Applying for store credit cards
Getting a secured credit card
Becoming an authorized user on someone else's account
Store credit cards are usually easy to get, even if you have a limited credit history. The only catch is that they can come with high interest rates. That could make anything you buy with a store card more expensive if you carry a balance from month to month.
Secured credit cards require a cash deposit to open. Your deposit doubles as your credit limit. These cards can also have high interest rates, but they can be a great way to start building credit if you have the cash for a deposit.
Becoming an authorized user means someone else adds you to one of their credit card accounts (make sure it’s one that gets reported to the major credit bureaus). You don’t necessarily use the card and you're not responsible for repaying the balance. The primary cardholder's good credit history also appears on your credit reports.
You might also consider a credit builder loan or a small personal loan. Part of your credit score depends on the types of credit you use. So having a credit card in your name and also a personal loan could boost your score if you're paying them both off responsibly.
2. Pay on time
Payment history is the most critical factor in FICO score calculations. If you're hoping to get a higher credit score, then paying on time is a must.
Setting up automatic payments can ensure that you never miss a due date. You can also set a bill due date reminder in your calendar to track when credit card and loan payments are due.
3. Keep balances low
People with perfect credit scores don't charge up loads of debt that they can't pay off. You can follow their example by maintaining low credit utilization.
Paying credit cards in full each month is best if you can manage it. But if you can't, aim to keep your credit utilization as low as possible. Routinely asking for credit limit increases can improve your utilization ratio as long as you're not charging up new balances.
4. Don't go overboard with credit applications
Opening a new credit card account might be tempting, especially when preapproved offers land in your mailbox. But again, each new inquiry can ding your score, so it's essential to choose wisely when opening new cards.
If you're interested in earning rewards, for example, you might have one card that earns cash back and another that earns travel points or miles. Keeping the number of cards you have to a minimum can also help you to avoid paying too much in annual card fees.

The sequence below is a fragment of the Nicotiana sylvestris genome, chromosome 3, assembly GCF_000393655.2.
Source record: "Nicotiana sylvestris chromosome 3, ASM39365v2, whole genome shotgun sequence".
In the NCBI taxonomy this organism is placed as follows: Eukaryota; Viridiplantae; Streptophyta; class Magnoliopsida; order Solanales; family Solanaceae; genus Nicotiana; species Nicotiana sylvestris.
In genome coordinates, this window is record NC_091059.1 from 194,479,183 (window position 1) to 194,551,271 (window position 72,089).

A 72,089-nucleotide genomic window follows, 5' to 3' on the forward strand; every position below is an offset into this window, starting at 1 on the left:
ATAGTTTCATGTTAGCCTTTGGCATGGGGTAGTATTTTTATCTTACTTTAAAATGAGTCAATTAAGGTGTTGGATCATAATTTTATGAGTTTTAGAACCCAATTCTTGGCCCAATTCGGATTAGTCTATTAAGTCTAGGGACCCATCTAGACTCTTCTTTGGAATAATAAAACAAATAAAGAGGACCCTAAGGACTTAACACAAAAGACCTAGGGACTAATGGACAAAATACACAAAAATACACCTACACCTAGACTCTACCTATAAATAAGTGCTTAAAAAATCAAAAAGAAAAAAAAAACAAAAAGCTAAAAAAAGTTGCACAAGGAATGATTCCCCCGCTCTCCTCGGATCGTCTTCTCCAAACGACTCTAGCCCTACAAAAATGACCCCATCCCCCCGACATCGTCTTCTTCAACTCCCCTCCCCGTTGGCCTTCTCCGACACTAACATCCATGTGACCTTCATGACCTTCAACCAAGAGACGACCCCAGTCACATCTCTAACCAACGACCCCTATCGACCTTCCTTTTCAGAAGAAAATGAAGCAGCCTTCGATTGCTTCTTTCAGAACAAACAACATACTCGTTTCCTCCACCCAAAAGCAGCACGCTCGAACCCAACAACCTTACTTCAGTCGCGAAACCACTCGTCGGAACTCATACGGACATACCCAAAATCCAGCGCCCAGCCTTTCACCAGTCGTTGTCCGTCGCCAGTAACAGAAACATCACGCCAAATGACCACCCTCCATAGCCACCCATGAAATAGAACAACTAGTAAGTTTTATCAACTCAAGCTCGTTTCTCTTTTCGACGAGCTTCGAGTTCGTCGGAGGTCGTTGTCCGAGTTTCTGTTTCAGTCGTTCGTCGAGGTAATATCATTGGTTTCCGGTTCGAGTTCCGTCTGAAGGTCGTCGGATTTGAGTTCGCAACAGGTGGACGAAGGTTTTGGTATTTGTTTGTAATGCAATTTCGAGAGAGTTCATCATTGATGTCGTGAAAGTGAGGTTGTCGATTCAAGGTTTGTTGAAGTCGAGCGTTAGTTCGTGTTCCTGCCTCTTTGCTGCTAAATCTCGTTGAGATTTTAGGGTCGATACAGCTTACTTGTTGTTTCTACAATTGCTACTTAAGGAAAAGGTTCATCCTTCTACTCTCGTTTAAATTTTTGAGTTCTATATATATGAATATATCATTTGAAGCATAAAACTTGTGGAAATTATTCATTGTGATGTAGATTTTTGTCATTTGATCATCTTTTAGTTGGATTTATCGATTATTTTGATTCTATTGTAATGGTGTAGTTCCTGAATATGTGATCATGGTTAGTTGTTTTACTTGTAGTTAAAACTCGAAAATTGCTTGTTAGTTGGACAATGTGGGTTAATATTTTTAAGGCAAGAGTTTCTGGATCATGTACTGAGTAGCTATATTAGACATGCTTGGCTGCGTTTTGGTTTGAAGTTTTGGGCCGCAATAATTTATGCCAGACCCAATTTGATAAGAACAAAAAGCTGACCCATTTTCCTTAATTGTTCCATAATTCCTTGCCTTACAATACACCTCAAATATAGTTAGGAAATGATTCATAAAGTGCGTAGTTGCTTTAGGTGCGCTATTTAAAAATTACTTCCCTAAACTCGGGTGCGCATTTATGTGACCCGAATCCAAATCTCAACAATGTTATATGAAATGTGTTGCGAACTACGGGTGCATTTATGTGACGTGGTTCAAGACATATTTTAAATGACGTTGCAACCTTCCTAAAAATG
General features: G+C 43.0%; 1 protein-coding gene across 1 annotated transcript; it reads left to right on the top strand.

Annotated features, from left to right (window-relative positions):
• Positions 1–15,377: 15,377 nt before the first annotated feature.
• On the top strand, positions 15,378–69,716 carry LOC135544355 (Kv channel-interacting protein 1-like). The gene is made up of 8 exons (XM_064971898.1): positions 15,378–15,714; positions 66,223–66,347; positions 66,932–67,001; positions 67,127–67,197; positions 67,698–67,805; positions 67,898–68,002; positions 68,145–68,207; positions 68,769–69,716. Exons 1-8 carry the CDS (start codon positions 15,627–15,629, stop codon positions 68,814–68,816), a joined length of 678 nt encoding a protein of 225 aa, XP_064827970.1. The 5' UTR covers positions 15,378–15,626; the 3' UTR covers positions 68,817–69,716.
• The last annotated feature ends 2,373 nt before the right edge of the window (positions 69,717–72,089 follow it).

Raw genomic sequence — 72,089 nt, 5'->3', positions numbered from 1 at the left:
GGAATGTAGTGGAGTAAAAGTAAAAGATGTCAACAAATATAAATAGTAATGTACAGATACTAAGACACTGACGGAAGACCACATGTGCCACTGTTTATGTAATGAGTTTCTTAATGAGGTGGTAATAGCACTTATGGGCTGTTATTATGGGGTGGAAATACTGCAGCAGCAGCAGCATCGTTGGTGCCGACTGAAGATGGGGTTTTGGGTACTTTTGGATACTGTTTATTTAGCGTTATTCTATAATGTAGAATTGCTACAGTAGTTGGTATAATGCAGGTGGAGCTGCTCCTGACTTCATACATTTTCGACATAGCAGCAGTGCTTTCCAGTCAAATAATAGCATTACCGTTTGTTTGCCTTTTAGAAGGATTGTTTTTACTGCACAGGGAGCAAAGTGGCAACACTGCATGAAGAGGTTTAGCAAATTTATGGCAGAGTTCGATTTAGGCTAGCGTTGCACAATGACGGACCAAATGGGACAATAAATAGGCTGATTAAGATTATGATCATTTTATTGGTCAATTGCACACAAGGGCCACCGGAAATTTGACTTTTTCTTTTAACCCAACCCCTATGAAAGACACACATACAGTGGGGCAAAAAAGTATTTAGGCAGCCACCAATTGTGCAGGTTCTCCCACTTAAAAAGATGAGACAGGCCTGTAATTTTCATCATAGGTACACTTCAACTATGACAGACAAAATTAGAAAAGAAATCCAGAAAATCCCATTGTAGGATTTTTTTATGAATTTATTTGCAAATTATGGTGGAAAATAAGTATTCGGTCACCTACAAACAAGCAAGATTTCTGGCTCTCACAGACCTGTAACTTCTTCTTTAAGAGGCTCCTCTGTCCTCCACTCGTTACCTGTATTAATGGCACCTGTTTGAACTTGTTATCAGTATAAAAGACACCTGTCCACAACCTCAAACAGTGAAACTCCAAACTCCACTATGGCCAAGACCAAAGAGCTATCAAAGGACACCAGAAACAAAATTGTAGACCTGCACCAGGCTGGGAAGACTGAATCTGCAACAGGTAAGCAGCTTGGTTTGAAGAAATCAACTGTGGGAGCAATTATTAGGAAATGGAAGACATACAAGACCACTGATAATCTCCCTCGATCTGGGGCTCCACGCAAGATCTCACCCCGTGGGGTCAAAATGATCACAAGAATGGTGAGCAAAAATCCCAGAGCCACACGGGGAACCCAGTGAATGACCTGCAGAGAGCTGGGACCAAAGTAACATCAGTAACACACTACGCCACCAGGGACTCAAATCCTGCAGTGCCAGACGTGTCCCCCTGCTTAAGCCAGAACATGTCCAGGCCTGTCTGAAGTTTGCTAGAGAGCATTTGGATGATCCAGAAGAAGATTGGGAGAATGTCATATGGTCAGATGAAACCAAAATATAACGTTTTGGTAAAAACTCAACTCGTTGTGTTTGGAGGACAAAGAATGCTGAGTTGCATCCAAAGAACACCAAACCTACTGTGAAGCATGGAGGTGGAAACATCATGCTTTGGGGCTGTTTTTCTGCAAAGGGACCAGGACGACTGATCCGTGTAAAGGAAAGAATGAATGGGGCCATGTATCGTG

5. Check your credit regularly
Checking your credit reports and scores yourself won't hurt your score. And it's a good idea to review your reports regularly. There may be errors or inaccuracies in your reports that are hurting your score. If you spot them, you can have them corrected or removed.
That, along with the other tips outlined here, can be a simple and effective way to grow your score to 850.
What is the highest credit score possible?
Generally, the highest credit score possible for consumers on the FICO and VantageScore models is 850. An 850 credit score is considered to be perfect credit. However, some score models go as high as 900, though these are only used in very specific lending scenarios.
Is it possible to get a perfect 850 credit score?
An 850 credit score is possible, though only a small percentage of Americans have a score this high. Reaching an 850 credit score comes down to how you use credit. Paying on time, keeping credit utilization low, having older credit accounts, and limiting how often you apply for new credit can help you to get closer to the perfect score range.
What is the lowest credit score?
The lowest credit score on both the FICO and VantageScore ranges is 300. Someone with a 300 credit score has very low odds of getting approved for loans or lines of credit. Other scoring models go as low as 250. It’s even harder to get the lowest credit score than it is the highest – according to TransUnion data, only .01% of scoreable consumers have a 300 FICO score.
Is it possible to have no credit score at all?
You won’t have a credit score if you’re deemed “unscorable.” According to MyFICO, these are the minimum requirements to generate a score:
At least one account opened for six months or more, and
At least one account reported to the credit bureau within the past six months, and
No indication of deceased on the credit report
You may meet guidelines with a single account or multiple accounts on a credit file.